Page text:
In this course we will explore the ubiquity of networks and the beautiful mathematics that helps us understand them. Together we will cover the basics of graph theory, introduce real world social, informational, and biological networks, explore how information (or a virus) can diffuse or cascade through a network, and learn about popular social and graph phenomena like the six degrees of separation and the friendship paradox. We will utilize jupyter notebooks and python libraries to build a toolset for studying networks and you will have the opportunity to analyze an empirical network using the ideas and tools you develop over the course of this class. No previous coding or mathematical experience is necessary: we will cover all concepts together.

*Izabel Aguiar is a PhD candidate in Computational and Mathematical Engineering at Stanford University where she is lucky to be advised by Johan Ugander./*

Terms Taught

Requirements

**WTR**

###
MATH 1011
Upcoming

Math Circus

Course Description

**Math Circus**

Each class will entail small group work solving various logic and puzzle problems, mathematical conundrums, and devising winning strategies for various games and challenges. Students will present their solutions to the class and work on their own puzzles and games pamphlet to be completed by the end of the term. Elementary mathematical, logical, game theoretic, and probability concepts will be introduced as needed with the goal of increasing everyone's problem solving and analytical thinking skills. The class will meet four days a week (2 hours per class).

Terms Taught

Requirements

**DED**,

**WTR**

###
MATH 1230
Upcoming

DataScience Across Disciplines

Course Description

**Data Science Across Disciplines**

In this course, we will gain exposure to the entire data science pipeline—obtaining and cleaning large and messy data sets, exploring these data and creating engaging visualizations, and communicating insights from the data in a meaningful manner. During morning sessions, we will learn the tools and techniques required to explore new and exciting data sets. During afternoon sessions, students will work in small groups with one of several faculty members on domain-specific research projects in Geography, Political Science, Restorative Justice, or Healthcare. This course will use the R programming language. No prior experience with R is necessary.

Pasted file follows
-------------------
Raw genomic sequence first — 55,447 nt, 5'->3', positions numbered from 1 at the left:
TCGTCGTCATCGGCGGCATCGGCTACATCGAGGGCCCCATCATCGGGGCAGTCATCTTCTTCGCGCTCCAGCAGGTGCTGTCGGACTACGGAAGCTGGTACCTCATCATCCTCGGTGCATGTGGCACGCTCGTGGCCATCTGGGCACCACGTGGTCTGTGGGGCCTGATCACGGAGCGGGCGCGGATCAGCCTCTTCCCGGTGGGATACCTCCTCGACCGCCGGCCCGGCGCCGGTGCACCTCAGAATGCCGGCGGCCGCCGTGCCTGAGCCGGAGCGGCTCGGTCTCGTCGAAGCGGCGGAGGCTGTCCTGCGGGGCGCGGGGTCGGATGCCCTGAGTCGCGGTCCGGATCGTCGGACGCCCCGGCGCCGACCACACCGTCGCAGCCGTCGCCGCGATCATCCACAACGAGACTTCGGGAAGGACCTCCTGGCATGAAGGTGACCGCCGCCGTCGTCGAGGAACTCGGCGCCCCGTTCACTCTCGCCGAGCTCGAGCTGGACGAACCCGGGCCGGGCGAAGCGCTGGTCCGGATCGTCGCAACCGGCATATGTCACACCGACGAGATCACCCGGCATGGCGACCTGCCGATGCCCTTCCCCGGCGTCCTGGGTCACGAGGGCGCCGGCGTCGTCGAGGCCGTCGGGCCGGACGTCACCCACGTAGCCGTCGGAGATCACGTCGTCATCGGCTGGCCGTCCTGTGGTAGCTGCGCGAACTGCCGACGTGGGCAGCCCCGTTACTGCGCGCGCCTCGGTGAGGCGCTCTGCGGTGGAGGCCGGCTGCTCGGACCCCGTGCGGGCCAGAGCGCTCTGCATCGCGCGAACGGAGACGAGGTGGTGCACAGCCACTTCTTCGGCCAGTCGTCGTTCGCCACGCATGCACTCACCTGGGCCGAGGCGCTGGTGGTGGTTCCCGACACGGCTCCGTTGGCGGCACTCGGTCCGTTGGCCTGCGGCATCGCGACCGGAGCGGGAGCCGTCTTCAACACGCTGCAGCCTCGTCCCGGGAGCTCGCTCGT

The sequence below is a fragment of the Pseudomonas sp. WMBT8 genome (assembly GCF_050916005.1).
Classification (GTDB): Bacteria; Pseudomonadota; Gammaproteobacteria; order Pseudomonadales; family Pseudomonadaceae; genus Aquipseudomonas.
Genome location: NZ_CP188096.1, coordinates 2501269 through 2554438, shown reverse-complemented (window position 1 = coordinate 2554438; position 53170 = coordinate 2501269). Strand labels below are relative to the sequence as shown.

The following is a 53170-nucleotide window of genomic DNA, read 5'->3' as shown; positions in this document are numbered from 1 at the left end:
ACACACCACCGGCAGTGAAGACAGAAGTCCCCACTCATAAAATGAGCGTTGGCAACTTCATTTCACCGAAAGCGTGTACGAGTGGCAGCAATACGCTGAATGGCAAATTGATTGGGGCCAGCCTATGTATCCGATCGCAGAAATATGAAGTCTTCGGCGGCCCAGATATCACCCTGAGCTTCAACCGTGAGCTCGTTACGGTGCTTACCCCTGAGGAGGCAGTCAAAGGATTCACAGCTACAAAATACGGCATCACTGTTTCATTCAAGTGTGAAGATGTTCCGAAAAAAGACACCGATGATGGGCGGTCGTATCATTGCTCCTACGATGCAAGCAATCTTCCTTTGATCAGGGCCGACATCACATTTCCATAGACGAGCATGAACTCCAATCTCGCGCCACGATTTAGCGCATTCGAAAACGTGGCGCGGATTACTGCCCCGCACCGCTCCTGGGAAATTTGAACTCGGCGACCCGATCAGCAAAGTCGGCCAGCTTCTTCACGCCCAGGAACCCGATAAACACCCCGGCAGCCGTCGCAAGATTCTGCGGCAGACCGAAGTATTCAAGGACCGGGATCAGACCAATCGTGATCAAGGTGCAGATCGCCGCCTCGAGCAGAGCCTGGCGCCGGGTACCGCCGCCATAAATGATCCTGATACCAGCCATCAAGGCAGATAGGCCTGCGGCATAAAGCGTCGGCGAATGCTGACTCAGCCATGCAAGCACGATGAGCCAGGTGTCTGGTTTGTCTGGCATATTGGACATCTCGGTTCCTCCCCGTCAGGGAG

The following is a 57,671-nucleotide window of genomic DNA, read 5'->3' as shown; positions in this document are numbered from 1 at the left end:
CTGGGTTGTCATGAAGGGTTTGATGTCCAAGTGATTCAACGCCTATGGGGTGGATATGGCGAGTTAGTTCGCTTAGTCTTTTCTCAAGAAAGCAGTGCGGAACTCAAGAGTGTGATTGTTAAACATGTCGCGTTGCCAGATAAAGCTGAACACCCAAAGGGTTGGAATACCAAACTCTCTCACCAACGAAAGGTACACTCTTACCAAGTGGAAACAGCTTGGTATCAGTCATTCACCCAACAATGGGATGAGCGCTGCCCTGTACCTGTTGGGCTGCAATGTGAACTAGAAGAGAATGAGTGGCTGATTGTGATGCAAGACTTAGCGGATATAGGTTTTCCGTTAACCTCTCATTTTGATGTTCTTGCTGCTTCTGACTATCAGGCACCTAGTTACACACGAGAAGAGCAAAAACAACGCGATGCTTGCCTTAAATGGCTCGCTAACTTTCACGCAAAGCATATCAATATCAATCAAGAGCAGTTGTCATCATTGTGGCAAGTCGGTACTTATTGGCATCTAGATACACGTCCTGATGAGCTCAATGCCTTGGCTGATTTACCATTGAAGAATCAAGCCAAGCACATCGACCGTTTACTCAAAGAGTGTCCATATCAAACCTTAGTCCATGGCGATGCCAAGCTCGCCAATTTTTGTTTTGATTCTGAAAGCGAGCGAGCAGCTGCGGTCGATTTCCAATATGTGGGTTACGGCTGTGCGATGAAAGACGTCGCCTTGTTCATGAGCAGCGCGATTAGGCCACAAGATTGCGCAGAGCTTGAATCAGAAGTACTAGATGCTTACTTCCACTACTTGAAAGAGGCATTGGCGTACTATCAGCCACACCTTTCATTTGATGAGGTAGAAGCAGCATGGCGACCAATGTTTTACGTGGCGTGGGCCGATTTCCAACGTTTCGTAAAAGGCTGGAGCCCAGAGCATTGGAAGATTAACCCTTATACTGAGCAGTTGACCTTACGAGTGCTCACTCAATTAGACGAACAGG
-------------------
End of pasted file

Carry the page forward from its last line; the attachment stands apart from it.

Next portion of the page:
**MATH/STAT 1230:** Students will explore pediatric healthcare data to better understand the risks correlated with various childhood illnesses through an emphasis on the intuition behind statistical and machine learning techniques. We will practice making informed decisions from noisy data and the steps to go from messy data to a final report. Students will become proficient in R and gain an understanding of various statistical techniques.

**GEOG 1230:** In this section, students will use data science tools to explore the ways migration systems in the United States changed during the COVID-19 pandemic. We will draw on data collected from mobile phones recording each phone’s monthly place of residence at the census tract level. The dataset includes monthly observations from January 2019 through December 2021 allowing the analysis to compare migration systems pre-pandemic with those during the pandemic.

**INTD 1230A:** Data is a powerful tool for improving health outcomes by making programmatic choices to support justice. In this afternoon section of Data Across the Disciplines, students will be working with Addison County Restorative Justice (ACRJ) on understanding patterns in the occurrence of driving under the influence. ACRJ has over 1,000 cases and would like to better understand their data and come up with ways to access information. We will explore how identity, geography, and support impact outcomes from DUI cases. Using statistical analysis and data visualizations, along with learning about ethical data practices, we will report our findings.

**INTD 1230B:** Let’s dive into the minutes and reports of local towns to develop an accessible news and history resource. Could this be a tool for small newspapers to track local news more easily? Can we map this fresh data for a new look across geographies? Do you want to help volunteer town officials make decisions and better wrangle with their town’s history and data?

In this course we will develop a focused database of documents produced by several municipal boards and commissions. We will engage in conversation with local officials, researchers, and journalists. This course aims to introduce students to making data from real world documents and the people that make them to generate useful information that is often open but frequently difficult to sift through.